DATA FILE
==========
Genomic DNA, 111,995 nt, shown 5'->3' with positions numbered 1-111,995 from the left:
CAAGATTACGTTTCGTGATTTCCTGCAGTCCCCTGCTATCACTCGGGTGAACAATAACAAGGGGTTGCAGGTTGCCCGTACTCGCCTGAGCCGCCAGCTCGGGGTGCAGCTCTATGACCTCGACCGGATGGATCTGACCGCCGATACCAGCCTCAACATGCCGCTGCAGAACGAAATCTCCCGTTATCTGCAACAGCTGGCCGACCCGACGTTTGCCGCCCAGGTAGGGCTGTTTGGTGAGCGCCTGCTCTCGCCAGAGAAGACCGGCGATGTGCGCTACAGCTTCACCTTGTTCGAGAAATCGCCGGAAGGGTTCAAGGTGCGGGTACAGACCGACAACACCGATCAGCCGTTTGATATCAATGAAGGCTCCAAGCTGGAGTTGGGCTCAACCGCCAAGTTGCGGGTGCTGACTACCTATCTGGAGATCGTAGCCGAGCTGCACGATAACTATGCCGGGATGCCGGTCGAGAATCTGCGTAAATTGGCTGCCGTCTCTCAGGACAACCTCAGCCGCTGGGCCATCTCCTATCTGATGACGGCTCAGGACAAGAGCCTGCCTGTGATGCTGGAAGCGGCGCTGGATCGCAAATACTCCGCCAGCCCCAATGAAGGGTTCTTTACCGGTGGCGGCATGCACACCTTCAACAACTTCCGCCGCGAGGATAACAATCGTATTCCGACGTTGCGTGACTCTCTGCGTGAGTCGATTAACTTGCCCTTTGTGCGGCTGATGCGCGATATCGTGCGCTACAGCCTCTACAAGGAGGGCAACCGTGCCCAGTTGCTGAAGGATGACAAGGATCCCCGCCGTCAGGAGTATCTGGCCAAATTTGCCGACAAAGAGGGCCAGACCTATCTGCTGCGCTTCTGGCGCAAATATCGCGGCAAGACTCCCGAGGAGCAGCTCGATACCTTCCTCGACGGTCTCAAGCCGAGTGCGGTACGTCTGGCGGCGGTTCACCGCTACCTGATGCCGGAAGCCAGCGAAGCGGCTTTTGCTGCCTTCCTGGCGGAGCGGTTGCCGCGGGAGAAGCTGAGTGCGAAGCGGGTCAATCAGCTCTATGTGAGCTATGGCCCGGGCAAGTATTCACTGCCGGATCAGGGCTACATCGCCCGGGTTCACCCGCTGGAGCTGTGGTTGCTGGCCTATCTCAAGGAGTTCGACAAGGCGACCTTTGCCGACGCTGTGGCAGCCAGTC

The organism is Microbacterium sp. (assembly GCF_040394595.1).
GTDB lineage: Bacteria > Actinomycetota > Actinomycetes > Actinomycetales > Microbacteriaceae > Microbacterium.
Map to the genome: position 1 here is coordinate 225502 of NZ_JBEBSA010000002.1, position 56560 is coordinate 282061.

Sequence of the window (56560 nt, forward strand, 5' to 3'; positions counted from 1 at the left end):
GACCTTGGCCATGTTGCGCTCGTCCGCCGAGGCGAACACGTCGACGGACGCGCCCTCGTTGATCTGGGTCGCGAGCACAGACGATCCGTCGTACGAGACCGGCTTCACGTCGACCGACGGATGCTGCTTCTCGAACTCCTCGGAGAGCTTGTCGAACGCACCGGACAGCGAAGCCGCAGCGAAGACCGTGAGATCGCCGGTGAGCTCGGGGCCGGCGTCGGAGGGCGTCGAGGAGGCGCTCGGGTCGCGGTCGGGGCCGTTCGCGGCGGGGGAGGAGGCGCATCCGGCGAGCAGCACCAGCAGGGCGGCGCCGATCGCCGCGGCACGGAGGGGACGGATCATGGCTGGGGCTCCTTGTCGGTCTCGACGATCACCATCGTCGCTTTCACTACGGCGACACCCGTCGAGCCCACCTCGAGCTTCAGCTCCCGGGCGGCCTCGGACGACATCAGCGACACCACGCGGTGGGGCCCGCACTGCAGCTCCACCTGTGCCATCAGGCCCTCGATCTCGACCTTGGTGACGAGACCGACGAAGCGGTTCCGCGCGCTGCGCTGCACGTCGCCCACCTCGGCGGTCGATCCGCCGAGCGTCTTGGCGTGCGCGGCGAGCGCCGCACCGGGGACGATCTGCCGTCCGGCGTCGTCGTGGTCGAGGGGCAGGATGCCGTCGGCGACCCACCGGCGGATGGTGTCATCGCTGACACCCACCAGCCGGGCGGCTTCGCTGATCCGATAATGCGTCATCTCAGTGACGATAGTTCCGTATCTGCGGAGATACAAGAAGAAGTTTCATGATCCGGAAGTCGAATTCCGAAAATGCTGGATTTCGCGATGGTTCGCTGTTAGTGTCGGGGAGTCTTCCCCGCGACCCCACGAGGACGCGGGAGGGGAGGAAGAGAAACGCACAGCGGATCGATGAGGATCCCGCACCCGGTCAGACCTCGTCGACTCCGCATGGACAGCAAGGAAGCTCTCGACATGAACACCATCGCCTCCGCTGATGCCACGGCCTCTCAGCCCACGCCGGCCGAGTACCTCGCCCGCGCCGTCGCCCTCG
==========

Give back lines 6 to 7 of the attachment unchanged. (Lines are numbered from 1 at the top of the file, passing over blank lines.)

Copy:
Sequence of the window (56560 nt, forward strand, 5' to 3'; positions counted from 1 at the left end):
GACCTTGGCCATGTTGCGCTCGTCCGCCGAGGCGAACACGTCGACGGACGCGCCCTCGTTGATCTGGGTCGCGAGCACAGACGATCCGTCGTACGAGACCGGCTTCACGTCGACCGACGGATGCTGCTTCTCGAACTCCTCGGAGAGCTTGTCGAACGCACCGGACAGCGAAGCCGCAGCGAAGACCGTGAGATCGCCGGTGAGCTCGGGGCCGGCGTCGGAGGGCGTCGAGGAGGCGCTCGGGTCGCGGTCGGGGCCGTTCGCGGCGGGGGAGGAGGCGCATCCGGCGAGCAGCACCAGCAGGGCGGCGCCGATCGCCGCGGCACGGAGGGGACGGATCATGGCTGGGGCTCCTTGTCGGTCTCGACGATCACCATCGTCGCTTTCACTACGGCGACACCCGTCGAGCCCACCTCGAGCTTCAGCTCCCGGGCGGCCTCGGACGACATCAGCGACACCACGCGGTGGGGCCCGCACTGCAGCTCCACCTGTGCCATCAGGCCCTCGATCTCGACCTTGGTGACGAGACCGACGAAGCGGTTCCGCGCGCTGCGCTGCACGTCGCCCACCTCGGCGGTCGATCCGCCGAGCGTCTTGGCGTGCGCGGCGAGCGCCGCACCGGGGACGATCTGCCGTCCGGCGTCGTCGTGGTCGAGGGGCAGGATGCCGTCGGCGACCCACCGGCGGATGGTGTCATCGCTGACACCCACCAGCCGGGCGGCTTCGCTGATCCGATAATGCGTCATCTCAGTGACGATAGTTCCGTATCTGCGGAGATACAAGAAGAAGTTTCATGATCCGGAAGTCGAATTCCGAAAATGCTGGATTTCGCGATGGTTCGCTGTTAGTGTCGGGGAGTCTTCCCCGCGACCCCACGAGGACGCGGGAGGGGAGGAAGAGAAACGCACAGCGGATCGATGAGGATCCCGCACCCGGTCAGACCTCGTCGACTCCGCATGGACAGCAAGGAAGCTCTCGACATGAACACCATCGCCTCCGCTGATGCCACGGCCTCTCAGCCCACGCCGGCCGAGTACCTCGCCCGCGCCGTCGCCCTCG